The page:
Jurors Complain That Delayed Payments Could Lead to Bribery

MONROVIA, Montserrado – Jurors involved with trials at the Temple of Justice are accusing the judiciary of not paying them for services they rendered during the May term of court.

The jurors are selected to render impartial verdicts based on facts, evidence, and testimonies presented in court. Those who spoke to The Bush Chicken did so on conditions of anonymity for fear of being reprimanded by the court.

They said on many occasions, they have been warned against speaking on the matter, and threatened to be turned down for future selections.

Each juror is paid US$6 a day. However, one source said since 2018, pay has often been delayed, putting the integrity of jurors at risk.

“This thing has been happening [for] long, but we cannot talk because we don’t know who to trust,” one juror said, adding that they had been warned to avoid discussing the issue with individuals outside the court system.

“We come to court for 42 days, sitting on that hard bench. Sometimes, to even get food to eat is hard.”

In 2017, prosecution lawyers representing the government in a multiple criminal indictment case with the former Managing Director of the National Port Authority, Matilda Parker accused jurors of accepting bribes to favor the defendant in their decision.

Parker was facing multiple indictments for violating public procurement laws in granting a contract connected to the Port of Greenville in Sinoe.

One of the jurors who spoke in an interview said since that allegation, judges have been issuing out warnings to jurors and threatening to jail them if they are found accepting bribes.

But the source said delaying their pay for months can often leave them vulnerable to accepting bribes.

“They are the people encouraging us because once you don’t pay us, we will want to pay ourselves,” the juror said.

Another juror disclosed that since serving during the May term of court, no payment has been received, even as authorities warned them during their orientation against bribery.

“But after all that threat, they are not thinking about paying us,” the second juror told The Bush Chicken.

“We were even told that we all will receive US$30 for transportation to enable us to be in court every day, but we did not. Neither did the court provide water for Jury, lest to talk about food.”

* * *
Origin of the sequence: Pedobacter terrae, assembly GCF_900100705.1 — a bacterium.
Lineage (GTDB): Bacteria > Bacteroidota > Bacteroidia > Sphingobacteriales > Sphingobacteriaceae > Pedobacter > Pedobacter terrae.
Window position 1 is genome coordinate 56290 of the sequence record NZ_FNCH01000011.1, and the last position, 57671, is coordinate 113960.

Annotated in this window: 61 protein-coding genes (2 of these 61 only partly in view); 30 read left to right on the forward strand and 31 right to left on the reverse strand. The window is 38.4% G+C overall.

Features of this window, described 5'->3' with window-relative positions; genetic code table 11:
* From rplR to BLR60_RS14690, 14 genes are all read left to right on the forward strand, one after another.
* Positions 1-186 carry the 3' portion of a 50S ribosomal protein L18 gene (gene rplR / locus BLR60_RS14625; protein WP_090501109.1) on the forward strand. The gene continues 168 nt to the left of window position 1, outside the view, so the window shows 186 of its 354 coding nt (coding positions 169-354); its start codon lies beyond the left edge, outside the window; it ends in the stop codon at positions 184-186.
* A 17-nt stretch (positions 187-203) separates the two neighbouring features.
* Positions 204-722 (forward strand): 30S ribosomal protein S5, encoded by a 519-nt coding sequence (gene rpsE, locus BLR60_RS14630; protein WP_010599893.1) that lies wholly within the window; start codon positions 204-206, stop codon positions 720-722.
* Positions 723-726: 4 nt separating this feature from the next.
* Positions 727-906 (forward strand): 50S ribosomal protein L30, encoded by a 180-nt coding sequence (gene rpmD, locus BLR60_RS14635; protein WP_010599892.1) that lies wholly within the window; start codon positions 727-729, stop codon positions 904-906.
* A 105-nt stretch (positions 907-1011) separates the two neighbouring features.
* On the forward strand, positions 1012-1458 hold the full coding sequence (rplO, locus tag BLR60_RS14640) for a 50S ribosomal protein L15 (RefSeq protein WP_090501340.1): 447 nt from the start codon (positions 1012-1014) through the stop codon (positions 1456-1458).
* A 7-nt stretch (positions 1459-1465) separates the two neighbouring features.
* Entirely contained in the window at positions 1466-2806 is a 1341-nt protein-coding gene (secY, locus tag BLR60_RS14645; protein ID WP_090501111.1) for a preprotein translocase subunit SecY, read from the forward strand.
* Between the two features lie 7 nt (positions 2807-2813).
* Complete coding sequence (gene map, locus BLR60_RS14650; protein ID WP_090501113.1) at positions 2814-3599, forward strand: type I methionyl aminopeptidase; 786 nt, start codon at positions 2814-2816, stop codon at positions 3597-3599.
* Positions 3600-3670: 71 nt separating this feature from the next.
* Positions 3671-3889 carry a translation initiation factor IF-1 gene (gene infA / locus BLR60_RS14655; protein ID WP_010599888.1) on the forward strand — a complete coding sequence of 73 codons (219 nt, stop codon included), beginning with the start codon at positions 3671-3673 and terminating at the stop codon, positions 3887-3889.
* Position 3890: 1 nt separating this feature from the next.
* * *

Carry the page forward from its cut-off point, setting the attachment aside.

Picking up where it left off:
The source noted that based on expectations of promises made to them, some borrowed money to facilitate their movement and are being pressured to repay their debts with interest.

A third juror expressed frustration over the treatment of jurors, noting that during cases, jurors barely have time to find food to eat as they are only excused for five minutes to get food.

“As for the feeding aspect, I never had an issue with it because I had my office paying me while I was serving the court term. But those from the community faced serious issues with the feeding and transportation until we saw people borrowing from each other,” the juror added.

The jurors interviewed unanimously agreed that the delay in the payments was an urgent matter, as it could lead to corruption in the justice system. Although serving as a juror is a civic duty of every citizen, they said people who serve in those roles must be given their just entitlements in a timely manner.

Some who served in the November 2018 term of the court said they have just started receiving their payments. However, others are still yet to receive confirmation that they have been paid.

They are cautioning the courts to take their concerns seriously, given the importance of their work and the court system.

When contacted, the head of the Jury Management Team, George Katakpah, did not deny the allegations of delayed payments. Katakpah said payments are being processed for jurors who served during the May term of court.

“I can’t speak on the issue of jurors who said they have not been paid for the May term. But all I can say is that the payment of the jurors, especially those who served at Criminal Court A, B, C, D, and E, are in process from the comptroller’s office,” he said.

Katakpah said the judiciary was committed to the welfare of all individuals serving as jurors. He clarified that the Jury Management Team has not in any way neglected its responsibilities to jurors, especially as it relates their salaries and wellbeing while attending the trial.

Featured photo by Zeze Ballah

Miama Morine Pewee

Miama Morine Pewee is a senior student at the African Methodist Episcopal University, studying Mass Communication with an emphasis in Public Administration. She holds a certificate in Gender Sensitive Reporting, a diploma in Journalism, and an advanced certificate in Computer Science.

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